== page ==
Gizmag.com had an interesting article about the potential use of shipping containters as an effective source of low-cost housing for the homeless. Naturally, with the cleanup from Hurricane Sandy still proceeding, the need for emergency housing presents very much the same problems; how to create housing quickly, cheaply, and safely.
There are a host of criteria that would have to be met before shipping containers could be considered as suitable housing, such as insulation from the heat or cold, structural soundness, fire retardant, and easily wired for electricity and plumbed for minimal bathrooms and showers.
James Holloway, the writer for Gizmag had this to say:
Independent schemes in the New York, USA and Brighton, UK are putting the humble shipping container to work as an effective source of low-cost housing to combat the problem of homelessness. The two schemes are poles apart in scope, and designed to address vastly differing causes of homelessness, however.
Though New York’s homelessness problem has been made all the more acute by the devastation caused by Hurricane Sandy, The New York Observer reports that Mayor Bloomberg’s administration has been developing a disaster-response housing program for five years. (emphasis mine, not Mr. Holloway’s)
The specifics of the scheme are yet to be finalized, though one idea is to use 40-foot (12-meter) containers as individual apartments, with a window and door added at each end. Arranged en masse, it’s hoped that containers could house tens or hundreds of thousands of people, though larger apartments made from modified containers would be needed to house families.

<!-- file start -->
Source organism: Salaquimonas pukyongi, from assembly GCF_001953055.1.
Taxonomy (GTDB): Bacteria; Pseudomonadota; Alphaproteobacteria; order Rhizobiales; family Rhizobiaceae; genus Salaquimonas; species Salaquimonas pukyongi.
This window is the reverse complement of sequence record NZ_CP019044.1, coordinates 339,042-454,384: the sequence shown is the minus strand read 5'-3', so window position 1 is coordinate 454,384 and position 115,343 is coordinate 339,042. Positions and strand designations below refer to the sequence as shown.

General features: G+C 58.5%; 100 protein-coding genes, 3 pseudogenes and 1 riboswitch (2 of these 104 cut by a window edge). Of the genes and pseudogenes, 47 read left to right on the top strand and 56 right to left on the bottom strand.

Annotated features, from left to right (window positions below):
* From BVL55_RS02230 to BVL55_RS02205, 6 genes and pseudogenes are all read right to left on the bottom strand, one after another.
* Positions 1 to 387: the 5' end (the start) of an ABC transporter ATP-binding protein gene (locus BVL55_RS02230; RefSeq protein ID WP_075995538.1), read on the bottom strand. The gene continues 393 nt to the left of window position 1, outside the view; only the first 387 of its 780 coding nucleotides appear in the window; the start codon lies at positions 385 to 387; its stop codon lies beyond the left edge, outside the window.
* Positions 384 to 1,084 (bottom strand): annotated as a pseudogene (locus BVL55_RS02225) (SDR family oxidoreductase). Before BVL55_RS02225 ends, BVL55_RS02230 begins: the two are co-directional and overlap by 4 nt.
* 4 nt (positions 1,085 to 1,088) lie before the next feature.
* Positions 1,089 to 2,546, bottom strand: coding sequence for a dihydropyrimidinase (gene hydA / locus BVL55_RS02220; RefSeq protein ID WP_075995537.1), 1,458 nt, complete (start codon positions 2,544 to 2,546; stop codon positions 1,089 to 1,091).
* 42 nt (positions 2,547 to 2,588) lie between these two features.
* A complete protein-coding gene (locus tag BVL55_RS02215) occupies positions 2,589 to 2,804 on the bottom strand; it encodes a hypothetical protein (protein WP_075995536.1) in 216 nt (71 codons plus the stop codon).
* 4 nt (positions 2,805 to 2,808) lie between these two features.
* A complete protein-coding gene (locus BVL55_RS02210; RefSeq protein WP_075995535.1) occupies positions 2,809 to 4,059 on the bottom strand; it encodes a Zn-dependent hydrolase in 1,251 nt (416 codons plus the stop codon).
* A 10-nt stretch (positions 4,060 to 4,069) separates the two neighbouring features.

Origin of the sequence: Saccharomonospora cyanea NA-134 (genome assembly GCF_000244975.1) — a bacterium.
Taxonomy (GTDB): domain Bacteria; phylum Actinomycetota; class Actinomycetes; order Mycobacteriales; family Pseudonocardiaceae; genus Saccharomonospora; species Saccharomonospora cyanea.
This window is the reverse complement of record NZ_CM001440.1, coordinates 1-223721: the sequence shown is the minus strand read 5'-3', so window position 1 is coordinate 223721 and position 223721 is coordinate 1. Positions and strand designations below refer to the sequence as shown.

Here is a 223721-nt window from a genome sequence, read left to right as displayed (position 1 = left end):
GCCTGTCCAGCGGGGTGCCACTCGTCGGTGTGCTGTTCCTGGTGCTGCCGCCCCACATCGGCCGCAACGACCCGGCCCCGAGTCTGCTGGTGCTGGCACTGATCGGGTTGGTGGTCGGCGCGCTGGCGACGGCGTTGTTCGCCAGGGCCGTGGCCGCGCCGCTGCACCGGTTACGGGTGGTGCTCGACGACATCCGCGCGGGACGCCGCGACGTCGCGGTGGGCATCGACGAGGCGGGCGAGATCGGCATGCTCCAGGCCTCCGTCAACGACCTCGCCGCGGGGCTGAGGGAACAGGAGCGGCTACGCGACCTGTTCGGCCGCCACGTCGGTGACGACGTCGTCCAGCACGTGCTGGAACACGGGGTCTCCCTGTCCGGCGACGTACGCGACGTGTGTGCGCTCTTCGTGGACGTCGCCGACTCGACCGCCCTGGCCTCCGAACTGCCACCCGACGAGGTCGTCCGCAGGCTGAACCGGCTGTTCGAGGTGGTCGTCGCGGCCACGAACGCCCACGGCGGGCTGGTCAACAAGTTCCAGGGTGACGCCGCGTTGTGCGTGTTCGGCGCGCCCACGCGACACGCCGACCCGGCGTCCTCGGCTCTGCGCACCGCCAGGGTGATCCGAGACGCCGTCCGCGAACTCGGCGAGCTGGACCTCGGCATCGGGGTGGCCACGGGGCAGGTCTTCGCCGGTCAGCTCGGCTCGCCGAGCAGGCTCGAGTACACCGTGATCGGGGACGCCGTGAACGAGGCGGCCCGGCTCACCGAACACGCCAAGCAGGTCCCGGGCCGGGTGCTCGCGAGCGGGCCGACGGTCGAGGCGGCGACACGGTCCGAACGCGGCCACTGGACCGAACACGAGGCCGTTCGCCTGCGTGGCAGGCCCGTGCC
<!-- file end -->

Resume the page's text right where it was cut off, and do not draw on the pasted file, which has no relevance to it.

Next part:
“Just because it’s prefab doesn’t mean it has to be an eyesore,” David Burney, commissioner of the New York’s Department of Design and Construction told the Observer, pointing out that the apartments would be larger than the typical Manhattan studio apartment.
The next step is to construct a 16-apartment test case near the Brooklyn Bridge near the headquarters of the Office of Emergency Management, who are cooperating with the program.
Unfortunately the program has not come in time to help in the aftermath of Hurricane Sandy, which is thought to have made 20,000 New Yorkers homeless in the long term. However, also talking to the Observer, CUNY architecture professor described New York as being “ahead of the curve” in its plans for long-term for emergency-response housing.